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Donald Oroian Points To Civil Engineering Experience In Case For Dist. 9 Seat

City Council District 9 candidate Donald Oroian is in good spirits and has plenty of confidence with over a week left until Election Day, May 10.

The small consulting firm owner is a neighborhood leader and a former city planning commission member who said he fits the bill for city council:

"You want a group of people on city council that have some diversity professionally," he said Wednesday. "A lot of what the city does is land transactions, construction, the budget, related to land, city code; sure would be great to have a civil engineer that actually understands the documents to be providing oversight."

Considering the merits of all five candidates in this District 9 race, Oroian said he comes to the table with the most experience behind him. His company does work like subdivision platting, zoning applications and building disability accommodations. Asked about any contracts he may have because of the work his firm does, Oroian said there are none. He disclosed that he finished a city-owned sidewalk inspection last week.

To run in the race, he said he also stepped down from the planning commission.

As with all the candidates, questions about their political ideologies are important for voters. Oroian said he doesn't like the streetcar project because he doesn't think there'll be enough people downtown to justify its cost or permanence.

He also wouldn't have voted in favor of the new non-discrimination ordinance. He believes votes should be based on getting basic services taken care of without so much focus on social issues.

"I don't want people to vote for me because of my stance on those sort of issues if they're not a prime focus of the City of San Antonio."

"I don't want to lose a vote or even gain a vote," Oroian said. "I hate to say it [but] I don't want people to vote for me because of my stance on those sort of issues if they're not a prime focus of the City of San Antonio," he said.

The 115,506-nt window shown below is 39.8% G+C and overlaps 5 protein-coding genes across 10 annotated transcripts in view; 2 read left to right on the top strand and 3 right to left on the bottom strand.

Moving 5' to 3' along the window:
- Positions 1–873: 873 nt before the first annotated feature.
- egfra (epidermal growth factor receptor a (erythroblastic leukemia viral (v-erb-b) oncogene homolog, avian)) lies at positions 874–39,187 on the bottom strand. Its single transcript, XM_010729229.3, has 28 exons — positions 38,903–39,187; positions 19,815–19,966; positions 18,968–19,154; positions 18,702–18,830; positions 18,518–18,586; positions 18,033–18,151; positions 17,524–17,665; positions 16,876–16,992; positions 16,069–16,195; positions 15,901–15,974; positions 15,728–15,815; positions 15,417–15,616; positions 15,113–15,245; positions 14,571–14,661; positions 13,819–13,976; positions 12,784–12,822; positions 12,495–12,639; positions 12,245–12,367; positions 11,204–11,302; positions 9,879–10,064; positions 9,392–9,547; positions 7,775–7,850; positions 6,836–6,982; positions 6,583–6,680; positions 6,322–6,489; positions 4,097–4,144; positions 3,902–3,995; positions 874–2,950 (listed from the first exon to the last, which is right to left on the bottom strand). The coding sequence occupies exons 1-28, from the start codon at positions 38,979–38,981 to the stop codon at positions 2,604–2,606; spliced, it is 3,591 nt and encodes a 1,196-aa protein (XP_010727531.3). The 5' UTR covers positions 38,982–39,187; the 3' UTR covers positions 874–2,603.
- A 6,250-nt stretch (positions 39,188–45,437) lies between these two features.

But some people who support the NDO take exception to that. One supporter said social and business issues are not mutually exclusive.

They feel social issues are just as important as city services and protections like these are needed here.

Oroian applied for the interim spot in District 9 last year after Elisa Chan's departure, but the council chose former chamber president Joe Krier. At the time, Krier said he only saw holding down the fort until the special election.

"I am not intending to run," said Krier to council members who were curious about whether he'd want to seek the seat in an election. Typically, council members have preferred that an interim council person not seek the position permanently.

The fact that Krier said he didn't intend on running, but later changed his mind because many different people encouraged him to run in the election, is not sitting well with constituents, Oroian said.

"Probably, more than half of the time, there was a comment made by the homeowner that said, 'He's the guy that said he wasn't running and I don't appreciate that.' And that's just what I'm hearing," Oroian said.

He agrees Krier has name recognition locally and maybe even across the state. But Oroian said when you consider the council job description and getting streets, drainage and emergency services taken care of, he is the man for the job.

"Who better than someone with my background?" he asked.

Ryan Loyd was Texas Public Radio's city beat and political reporter. He left the organization in December, 2014.